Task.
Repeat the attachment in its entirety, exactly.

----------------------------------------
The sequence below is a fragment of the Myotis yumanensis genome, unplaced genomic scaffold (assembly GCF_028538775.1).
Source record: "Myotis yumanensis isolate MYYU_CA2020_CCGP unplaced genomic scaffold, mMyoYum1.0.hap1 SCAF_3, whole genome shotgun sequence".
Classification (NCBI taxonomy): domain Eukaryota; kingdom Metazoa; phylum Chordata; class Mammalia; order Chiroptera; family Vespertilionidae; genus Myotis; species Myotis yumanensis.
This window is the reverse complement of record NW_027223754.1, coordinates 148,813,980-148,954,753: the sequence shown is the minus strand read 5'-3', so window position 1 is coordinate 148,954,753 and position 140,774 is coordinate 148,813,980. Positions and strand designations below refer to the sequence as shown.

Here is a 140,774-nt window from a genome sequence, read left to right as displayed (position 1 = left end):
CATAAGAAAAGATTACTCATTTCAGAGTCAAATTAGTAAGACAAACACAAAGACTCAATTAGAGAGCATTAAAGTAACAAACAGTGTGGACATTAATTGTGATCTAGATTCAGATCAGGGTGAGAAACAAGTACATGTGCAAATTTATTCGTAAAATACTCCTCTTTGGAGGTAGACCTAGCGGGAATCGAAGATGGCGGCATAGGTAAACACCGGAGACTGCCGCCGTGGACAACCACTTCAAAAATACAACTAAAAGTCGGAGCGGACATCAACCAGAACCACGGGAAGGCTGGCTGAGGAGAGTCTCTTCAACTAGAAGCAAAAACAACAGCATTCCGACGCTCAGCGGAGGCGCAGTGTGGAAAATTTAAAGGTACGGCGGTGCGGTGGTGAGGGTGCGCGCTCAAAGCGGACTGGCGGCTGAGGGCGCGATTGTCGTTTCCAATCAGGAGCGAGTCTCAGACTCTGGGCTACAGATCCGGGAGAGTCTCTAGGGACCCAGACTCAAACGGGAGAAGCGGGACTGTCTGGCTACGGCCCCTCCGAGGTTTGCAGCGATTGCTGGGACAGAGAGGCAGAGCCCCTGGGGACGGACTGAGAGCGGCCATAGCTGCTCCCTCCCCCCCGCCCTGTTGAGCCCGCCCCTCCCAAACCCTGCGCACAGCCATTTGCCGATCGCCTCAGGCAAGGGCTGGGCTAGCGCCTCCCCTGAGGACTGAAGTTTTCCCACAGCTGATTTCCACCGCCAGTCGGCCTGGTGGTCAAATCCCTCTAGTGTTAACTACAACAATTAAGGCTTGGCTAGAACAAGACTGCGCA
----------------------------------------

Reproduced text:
The sequence below is a fragment of the Myotis yumanensis genome, unplaced genomic scaffold (assembly GCF_028538775.1).
Source record: "Myotis yumanensis isolate MYYU_CA2020_CCGP unplaced genomic scaffold, mMyoYum1.0.hap1 SCAF_3, whole genome shotgun sequence".
Classification (NCBI taxonomy): domain Eukaryota; kingdom Metazoa; phylum Chordata; class Mammalia; order Chiroptera; family Vespertilionidae; genus Myotis; species Myotis yumanensis.
This window is the reverse complement of record NW_027223754.1, coordinates 148,813,980-148,954,753: the sequence shown is the minus strand read 5'-3', so window position 1 is coordinate 148,954,753 and position 140,774 is coordinate 148,813,980. Positions and strand designations below refer to the sequence as shown.

Here is a 140,774-nt window from a genome sequence, read left to right as displayed (position 1 = left end):
CATAAGAAAAGATTACTCATTTCAGAGTCAAATTAGTAAGACAAACACAAAGACTCAATTAGAGAGCATTAAAGTAACAAACAGTGTGGACATTAATTGTGATCTAGATTCAGATCAGGGTGAGAAACAAGTACATGTGCAAATTTATTCGTAAAATACTCCTCTTTGGAGGTAGACCTAGCGGGAATCGAAGATGGCGGCATAGGTAAACACCGGAGACTGCCGCCGTGGACAACCACTTCAAAAATACAACTAAAAGTCGGAGCGGACATCAACCAGAACCACGGGAAGGCTGGCTGAGGAGAGTCTCTTCAACTAGAAGCAAAAACAACAGCATTCCGACGCTCAGCGGAGGCGCAGTGTGGAAAATTTAAAGGTACGGCGGTGCGGTGGTGAGGGTGCGCGCTCAAAGCGGACTGGCGGCTGAGGGCGCGATTGTCGTTTCCAATCAGGAGCGAGTCTCAGACTCTGGGCTACAGATCCGGGAGAGTCTCTAGGGACCCAGACTCAAACGGGAGAAGCGGGACTGTCTGGCTACGGCCCCTCCGAGGTTTGCAGCGATTGCTGGGACAGAGAGGCAGAGCCCCTGGGGACGGACTGAGAGCGGCCATAGCTGCTCCCTCCCCCCCGCCCTGTTGAGCCCGCCCCTCCCAAACCCTGCGCACAGCCATTTGCCGATCGCCTCAGGCAAGGGCTGGGCTAGCGCCTCCCCTGAGGACTGAAGTTTTCCCACAGCTGATTTCCACCGCCAGTCGGCCTGGTGGTCAAATCCCTCTAGTGTTAACTACAACAATTAAGGCTTGGCTAGAACAAGACTGCGCA